How many academic economists does it take to change a light bulb? When it comes to the Bank of England’s Monetary Policy Committee, it seems the answer is nearly all of them*, with someone from the Treasury holding the ladder. That the MPC lost its way has been glaringly apparent to outsiders for months, but thanks to the narrow practical experience of its members it has taken rather longer for them to see the light.

But boy, have they had an education this week. Academic economists, like economists everywhere, can always find something to quarrel about, but the MPC lacks members with knowledge and understanding of how markets work and why it is so dangerous to ignore them. Nobody knew this better than Eddie George, the first chairman. The cumulative result of the many changes of personnel since was witnessed last week in the simultaneous crash in sterling and the price of government debt as the Casino Budget followed the MPC’s pusilanimous half-point rise in Bank Rate.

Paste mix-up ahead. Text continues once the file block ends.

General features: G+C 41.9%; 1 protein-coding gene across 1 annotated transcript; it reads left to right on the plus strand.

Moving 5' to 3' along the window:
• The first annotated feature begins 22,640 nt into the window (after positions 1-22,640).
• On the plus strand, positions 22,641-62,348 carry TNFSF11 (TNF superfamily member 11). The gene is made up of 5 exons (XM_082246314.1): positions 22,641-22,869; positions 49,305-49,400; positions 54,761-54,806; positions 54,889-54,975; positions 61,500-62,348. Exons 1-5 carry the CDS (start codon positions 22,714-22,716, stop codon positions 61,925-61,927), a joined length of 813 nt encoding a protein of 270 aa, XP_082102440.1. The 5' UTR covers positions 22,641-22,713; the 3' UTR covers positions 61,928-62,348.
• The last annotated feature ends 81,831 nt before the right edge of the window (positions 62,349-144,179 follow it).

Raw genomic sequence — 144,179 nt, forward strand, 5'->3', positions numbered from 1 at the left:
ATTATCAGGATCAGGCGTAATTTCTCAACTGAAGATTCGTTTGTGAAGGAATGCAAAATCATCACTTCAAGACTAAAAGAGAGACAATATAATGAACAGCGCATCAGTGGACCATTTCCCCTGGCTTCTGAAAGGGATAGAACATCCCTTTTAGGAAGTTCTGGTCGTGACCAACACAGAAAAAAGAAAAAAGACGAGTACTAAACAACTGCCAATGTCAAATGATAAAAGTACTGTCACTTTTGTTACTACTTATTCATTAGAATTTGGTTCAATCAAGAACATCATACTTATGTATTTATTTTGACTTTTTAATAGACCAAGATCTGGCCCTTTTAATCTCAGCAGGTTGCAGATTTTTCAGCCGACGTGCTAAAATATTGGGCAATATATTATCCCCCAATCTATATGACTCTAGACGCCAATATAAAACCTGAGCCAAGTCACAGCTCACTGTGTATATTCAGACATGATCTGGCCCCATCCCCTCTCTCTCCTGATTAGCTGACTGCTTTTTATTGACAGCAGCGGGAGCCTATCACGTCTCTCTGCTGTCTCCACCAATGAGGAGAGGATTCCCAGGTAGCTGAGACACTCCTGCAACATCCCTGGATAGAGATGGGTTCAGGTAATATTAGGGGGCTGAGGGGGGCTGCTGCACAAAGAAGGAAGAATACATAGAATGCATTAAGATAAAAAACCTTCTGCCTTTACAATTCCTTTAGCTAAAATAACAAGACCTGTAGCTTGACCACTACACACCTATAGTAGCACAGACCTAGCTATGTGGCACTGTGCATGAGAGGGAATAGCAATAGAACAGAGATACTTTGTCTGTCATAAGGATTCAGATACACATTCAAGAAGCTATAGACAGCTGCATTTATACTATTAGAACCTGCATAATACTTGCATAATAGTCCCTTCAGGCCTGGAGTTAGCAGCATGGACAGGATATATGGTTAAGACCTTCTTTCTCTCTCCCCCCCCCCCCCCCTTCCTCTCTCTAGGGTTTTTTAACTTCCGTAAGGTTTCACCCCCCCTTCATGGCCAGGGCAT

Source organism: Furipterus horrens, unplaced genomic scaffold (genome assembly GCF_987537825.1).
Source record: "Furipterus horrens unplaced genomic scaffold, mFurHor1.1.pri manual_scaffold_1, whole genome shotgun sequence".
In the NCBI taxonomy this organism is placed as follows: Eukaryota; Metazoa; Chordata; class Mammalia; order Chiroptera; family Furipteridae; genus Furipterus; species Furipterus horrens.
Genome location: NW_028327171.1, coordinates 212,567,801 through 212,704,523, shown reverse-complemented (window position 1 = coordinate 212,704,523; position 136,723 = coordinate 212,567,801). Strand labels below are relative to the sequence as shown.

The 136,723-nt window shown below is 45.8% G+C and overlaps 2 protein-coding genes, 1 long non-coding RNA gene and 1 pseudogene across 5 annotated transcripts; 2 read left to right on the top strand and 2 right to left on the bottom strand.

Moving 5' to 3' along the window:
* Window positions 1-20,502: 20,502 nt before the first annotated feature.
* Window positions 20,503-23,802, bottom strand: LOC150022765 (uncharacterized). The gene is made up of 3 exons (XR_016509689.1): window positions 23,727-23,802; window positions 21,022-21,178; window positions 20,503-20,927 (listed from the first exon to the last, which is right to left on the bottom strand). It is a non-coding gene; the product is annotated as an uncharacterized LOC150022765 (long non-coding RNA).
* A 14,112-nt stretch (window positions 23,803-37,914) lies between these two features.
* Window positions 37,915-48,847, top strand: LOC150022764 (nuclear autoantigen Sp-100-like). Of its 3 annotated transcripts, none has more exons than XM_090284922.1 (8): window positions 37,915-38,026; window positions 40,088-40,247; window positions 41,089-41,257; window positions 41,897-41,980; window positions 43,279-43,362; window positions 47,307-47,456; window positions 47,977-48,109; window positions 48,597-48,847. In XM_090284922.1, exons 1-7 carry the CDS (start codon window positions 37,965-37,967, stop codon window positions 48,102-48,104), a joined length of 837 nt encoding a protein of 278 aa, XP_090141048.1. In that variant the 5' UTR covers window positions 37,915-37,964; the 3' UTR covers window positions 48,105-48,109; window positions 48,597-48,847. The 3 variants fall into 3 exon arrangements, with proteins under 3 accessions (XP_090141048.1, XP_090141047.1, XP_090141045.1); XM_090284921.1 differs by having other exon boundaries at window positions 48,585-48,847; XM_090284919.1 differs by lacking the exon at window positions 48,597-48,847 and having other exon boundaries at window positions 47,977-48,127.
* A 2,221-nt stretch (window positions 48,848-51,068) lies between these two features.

A fall in the exchange rate alongside plunging bond prices is a terrible combination, typically seen only in struggling third-world countries after years of economic blunders. It’s as if the UK was becoming a banana republic without the bananas. The impression is of an administration where half-baked ideas are imposed as policy without discussion of the risks or consequences.